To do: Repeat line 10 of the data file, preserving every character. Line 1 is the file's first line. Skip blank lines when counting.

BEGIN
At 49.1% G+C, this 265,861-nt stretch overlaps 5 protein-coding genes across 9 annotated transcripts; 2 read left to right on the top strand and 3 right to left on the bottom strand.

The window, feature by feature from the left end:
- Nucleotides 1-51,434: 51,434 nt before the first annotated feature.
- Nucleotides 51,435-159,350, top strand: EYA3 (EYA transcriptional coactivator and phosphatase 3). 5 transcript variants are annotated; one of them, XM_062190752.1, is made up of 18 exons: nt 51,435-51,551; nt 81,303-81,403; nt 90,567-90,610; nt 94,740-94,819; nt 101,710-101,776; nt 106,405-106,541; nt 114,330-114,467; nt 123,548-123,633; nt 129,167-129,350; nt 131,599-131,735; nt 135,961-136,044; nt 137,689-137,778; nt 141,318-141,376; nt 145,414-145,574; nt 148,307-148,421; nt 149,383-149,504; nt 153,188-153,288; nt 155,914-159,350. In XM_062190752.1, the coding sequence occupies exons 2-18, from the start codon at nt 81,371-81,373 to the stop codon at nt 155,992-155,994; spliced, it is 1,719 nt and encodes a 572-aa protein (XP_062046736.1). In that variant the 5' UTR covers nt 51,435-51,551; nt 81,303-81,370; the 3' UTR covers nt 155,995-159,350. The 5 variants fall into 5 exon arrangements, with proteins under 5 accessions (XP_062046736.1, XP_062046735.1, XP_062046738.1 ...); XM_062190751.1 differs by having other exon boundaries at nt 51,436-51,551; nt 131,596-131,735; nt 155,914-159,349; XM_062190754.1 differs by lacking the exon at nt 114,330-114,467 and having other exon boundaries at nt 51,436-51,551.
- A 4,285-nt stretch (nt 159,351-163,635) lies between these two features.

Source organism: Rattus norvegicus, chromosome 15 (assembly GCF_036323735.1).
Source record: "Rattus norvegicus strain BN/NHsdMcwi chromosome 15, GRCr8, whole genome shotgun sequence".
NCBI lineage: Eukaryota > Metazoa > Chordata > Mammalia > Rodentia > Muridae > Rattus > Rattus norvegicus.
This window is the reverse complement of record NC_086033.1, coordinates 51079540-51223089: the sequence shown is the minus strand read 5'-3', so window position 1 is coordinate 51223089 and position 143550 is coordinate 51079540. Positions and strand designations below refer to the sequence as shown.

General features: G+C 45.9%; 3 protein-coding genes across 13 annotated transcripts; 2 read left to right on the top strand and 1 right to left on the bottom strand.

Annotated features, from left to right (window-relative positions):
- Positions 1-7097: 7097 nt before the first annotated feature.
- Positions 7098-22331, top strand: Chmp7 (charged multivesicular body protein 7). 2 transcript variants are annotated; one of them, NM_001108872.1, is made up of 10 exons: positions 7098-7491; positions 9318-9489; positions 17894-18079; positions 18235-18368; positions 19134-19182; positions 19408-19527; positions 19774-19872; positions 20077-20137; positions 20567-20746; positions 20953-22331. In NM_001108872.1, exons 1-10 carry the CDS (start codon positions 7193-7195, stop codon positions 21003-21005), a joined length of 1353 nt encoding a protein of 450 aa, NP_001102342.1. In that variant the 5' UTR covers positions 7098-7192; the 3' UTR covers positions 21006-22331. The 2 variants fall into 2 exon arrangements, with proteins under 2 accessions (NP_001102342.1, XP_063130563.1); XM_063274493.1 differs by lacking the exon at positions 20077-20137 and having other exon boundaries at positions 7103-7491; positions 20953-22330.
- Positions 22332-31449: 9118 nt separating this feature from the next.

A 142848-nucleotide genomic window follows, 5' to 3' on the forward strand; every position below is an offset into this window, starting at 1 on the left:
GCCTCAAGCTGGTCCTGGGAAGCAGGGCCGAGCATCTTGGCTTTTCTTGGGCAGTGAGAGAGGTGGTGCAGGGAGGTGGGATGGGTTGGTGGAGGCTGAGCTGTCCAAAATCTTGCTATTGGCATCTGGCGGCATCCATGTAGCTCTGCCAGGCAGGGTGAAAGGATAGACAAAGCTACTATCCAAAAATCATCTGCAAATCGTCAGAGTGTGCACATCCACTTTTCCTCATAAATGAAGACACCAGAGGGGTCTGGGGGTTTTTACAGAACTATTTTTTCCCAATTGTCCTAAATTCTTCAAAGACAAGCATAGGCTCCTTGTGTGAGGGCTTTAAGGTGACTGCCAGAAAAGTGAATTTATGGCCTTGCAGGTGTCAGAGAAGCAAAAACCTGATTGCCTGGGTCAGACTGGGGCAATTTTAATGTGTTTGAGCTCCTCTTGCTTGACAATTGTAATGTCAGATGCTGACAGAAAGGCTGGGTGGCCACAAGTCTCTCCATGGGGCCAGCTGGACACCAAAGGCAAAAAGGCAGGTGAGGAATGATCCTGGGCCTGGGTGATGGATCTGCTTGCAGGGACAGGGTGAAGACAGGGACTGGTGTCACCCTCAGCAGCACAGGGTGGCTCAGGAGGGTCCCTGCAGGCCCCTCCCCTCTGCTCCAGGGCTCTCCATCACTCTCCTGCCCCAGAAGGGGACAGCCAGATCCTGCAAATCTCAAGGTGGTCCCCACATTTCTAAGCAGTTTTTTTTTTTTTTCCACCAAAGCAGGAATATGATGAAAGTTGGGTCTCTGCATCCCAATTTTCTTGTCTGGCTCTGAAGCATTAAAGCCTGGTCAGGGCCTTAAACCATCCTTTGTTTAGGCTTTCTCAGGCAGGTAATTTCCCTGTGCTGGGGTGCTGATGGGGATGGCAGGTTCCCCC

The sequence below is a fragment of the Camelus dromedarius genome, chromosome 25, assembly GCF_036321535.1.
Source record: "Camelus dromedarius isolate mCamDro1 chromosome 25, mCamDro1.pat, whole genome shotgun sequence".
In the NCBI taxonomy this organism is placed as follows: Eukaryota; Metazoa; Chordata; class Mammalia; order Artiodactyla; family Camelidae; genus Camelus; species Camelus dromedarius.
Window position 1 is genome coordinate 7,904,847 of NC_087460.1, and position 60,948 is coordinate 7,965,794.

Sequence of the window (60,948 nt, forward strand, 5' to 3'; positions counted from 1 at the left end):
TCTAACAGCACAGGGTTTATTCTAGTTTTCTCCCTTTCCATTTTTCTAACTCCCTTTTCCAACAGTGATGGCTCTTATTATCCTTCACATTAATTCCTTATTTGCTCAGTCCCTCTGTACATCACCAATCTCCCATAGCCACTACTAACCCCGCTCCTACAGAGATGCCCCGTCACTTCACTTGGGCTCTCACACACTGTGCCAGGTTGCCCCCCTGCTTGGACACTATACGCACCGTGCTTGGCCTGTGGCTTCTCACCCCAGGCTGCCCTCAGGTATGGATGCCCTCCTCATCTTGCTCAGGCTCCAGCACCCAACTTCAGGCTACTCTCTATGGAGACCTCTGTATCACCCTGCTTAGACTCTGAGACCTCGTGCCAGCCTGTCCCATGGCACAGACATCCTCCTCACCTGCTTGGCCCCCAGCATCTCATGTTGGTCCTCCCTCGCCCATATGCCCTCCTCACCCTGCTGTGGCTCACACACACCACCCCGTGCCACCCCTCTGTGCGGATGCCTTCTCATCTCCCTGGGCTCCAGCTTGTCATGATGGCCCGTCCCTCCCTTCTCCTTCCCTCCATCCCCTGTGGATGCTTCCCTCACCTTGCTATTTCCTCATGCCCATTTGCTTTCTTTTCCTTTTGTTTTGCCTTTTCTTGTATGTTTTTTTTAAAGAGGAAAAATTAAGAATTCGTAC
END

General features: G+C 45.9%; 3 protein-coding genes across 13 annotated transcripts; 2 read left to right on the top strand and 1 right to left on the bottom strand.